Both the quality of the bean and the severity of the roast have a profound impact on the quality of the finished product. An unlimited number of flavor combinations may be produced by varying the darkness of the roast and the level of the coffee used in the dispersion. For example, a light “cinnamon” roast may be used at higher levels—8% to 25% to produce a desired flavor, while a darker Italian or french roast (also called simply “espresso”) will produce an excellent flavored dispersion at levels as low as 2-11% wt. %. It should be noted that when highly concentrated aqueous extracts which are then spray dried or freeze dried to form a powder are used, lower levels can be employed e.g., from 0.0001%-5%, to produce lower quality less expensive dispersions.

Fresh roasted coffee beans must be pre-milled before mixing with the other particulates of the dispersion for further processing. A roller mill with chilled rolls to grind the beans without heating helps protect against loss of volatile flavors. Conversely, a mill employing rotating disks may also be employed, such as a burr mill. It is known within the art that the finer the grind, the higher the flavor impact will be, but conventional grinding of dry beans also exposes more surfaces to air allowing volatile flavors to escape and air into the particle to oxidize remaining flavor. A particular advantage of the present invention is that a course grind is performed in this pre-milling stage, thus limiting loss of flavor. The subsequent refining steps achieve a particle size much finer (as low as 20 microns) than any coffee grind used to brew coffee, translating into more surface area to contact the tongue and more intense flavor. Normally all this surface area would create many surfaces exposed to oxygen and thus cause staling of the coffee. However, in this invention, these refining steps are done in the presence of fats, so that as the coffee particle is being reduced in size, it is simultaneously being coated with fat to protect the increased surface area from oxidation.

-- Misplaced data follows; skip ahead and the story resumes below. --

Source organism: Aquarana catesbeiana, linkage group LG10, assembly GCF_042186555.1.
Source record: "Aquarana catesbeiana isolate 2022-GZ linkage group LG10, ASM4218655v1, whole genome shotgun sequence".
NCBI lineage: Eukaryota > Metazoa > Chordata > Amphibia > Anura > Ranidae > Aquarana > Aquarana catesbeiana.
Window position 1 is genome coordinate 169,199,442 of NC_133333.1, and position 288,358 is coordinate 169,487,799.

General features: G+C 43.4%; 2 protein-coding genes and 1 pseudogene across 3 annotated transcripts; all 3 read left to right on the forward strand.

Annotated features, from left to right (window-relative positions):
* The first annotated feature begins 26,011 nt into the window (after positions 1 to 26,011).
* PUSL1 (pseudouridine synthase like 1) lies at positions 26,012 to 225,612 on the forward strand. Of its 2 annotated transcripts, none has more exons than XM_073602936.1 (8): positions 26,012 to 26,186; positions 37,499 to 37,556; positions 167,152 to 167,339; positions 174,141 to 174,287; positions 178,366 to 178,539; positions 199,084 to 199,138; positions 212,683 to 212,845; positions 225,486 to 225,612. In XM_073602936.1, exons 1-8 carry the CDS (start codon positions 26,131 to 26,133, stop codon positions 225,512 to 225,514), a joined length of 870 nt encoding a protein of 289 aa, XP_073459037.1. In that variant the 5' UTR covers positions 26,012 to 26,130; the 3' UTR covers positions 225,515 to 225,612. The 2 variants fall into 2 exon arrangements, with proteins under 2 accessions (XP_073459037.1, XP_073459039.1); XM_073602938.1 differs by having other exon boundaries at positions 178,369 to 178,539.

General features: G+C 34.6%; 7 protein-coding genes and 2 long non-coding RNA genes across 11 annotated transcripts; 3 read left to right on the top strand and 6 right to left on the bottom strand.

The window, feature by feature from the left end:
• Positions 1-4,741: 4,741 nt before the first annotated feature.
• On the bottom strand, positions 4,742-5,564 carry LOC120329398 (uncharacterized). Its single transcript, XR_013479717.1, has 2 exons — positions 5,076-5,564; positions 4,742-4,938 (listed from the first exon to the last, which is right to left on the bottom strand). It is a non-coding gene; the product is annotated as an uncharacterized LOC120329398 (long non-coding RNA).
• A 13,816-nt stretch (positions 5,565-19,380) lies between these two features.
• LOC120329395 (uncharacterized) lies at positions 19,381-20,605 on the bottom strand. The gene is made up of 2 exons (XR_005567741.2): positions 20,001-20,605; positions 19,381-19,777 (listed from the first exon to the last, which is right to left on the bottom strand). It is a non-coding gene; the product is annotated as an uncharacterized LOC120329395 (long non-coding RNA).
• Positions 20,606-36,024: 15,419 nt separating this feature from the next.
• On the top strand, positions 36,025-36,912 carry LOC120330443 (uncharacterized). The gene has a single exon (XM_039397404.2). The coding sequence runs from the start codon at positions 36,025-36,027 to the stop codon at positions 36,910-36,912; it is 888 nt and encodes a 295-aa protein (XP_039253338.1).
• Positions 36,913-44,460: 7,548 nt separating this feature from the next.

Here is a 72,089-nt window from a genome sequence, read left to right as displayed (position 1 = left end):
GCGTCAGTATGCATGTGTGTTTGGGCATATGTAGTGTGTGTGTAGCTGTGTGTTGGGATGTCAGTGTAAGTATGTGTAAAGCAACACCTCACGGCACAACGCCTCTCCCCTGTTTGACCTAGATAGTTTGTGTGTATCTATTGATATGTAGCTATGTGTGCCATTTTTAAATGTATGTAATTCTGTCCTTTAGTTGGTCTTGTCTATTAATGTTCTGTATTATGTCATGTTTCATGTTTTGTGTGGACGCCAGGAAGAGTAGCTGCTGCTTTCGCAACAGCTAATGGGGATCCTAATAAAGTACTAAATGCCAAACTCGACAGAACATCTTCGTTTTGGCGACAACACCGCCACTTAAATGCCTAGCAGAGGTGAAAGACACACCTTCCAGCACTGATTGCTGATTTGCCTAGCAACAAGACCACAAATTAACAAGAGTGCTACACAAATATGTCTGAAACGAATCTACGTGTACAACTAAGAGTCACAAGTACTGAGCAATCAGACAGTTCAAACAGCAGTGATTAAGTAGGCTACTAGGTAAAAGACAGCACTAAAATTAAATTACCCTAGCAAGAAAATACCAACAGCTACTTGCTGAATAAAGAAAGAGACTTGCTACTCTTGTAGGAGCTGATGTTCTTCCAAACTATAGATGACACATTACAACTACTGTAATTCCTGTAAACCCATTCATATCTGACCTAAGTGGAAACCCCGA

After premilling of the coffee to reduce particle size to that similar to the other particulates in the blend (100-200 microns), the milled coffee is mixed with sweetener, the milk component and enough fat to form a paste mix that can be refined using a roller refiner or other type of mill. The fat added at this stage is typically 50-70% of the total fat content, but can vary depending on the other components of the dispersion. This mixture may be obtained by using any mixer, such as a hobart, or a ribbon blender, or any typical conche used in the confectionery industry.

The paste mix is refined to produce a particle size of approximately 20 microns, preferably using a typical roller refiner, but any method of particle size reduction may be used. This blend is then mixed at temperatures at least above the melting point of the fat used, and preferably from 130-160° F. for the minimum amount of time needed to properly coat the particulates in the dispersion. This time will depend on the mixing action used. For example, when a hobart type mixer is employed, mixing can be accomplished in as little as 15 minutes. At this point, a surface active agent is added to facilitate formation of the dispersion. After letting the blend mix for approximately 15 minutes to 1 hour, the remaining fat, and any optional flavors are added, thus creating the finished molten dispersion.

Alternatively, the coffee-containing dispersions of the invention may be initially prepared using a dry mix of the coffee, milk, and sugar. An appropriate amount of melted fat is added to this mix which is sufficient to cause formation of a crumbly dough, which is allowed to mix for 15-60 minutes at a temperature above the melting point of the fat, preferably in the range of about 125-160° F. The surface active agent is then added and the product is allowed to mix again until it is fully incorporated. The remaining fat is then added, and the resulting melt is circulated through a ball mill to reduce particle size to desired levels, most preferably below 20 microns. At the final stages of the milling process, any additional flavors or fortificants may be added, thus creating the finished molten dispersion.

In yet another alternative method for preparation of the dispersions of the invention, the steps set forth above are utilized to produce a base dispersion of sugar, milk (optional), surface active agents, fat and any desired flavors or fortificants. Separately, the methods described above can be used to prepare various dispersions using different varieties and roasts of coffee and fat. The base dispersion and any coffee dispersion can then be blended together in different ratios to produce a variety of finished products.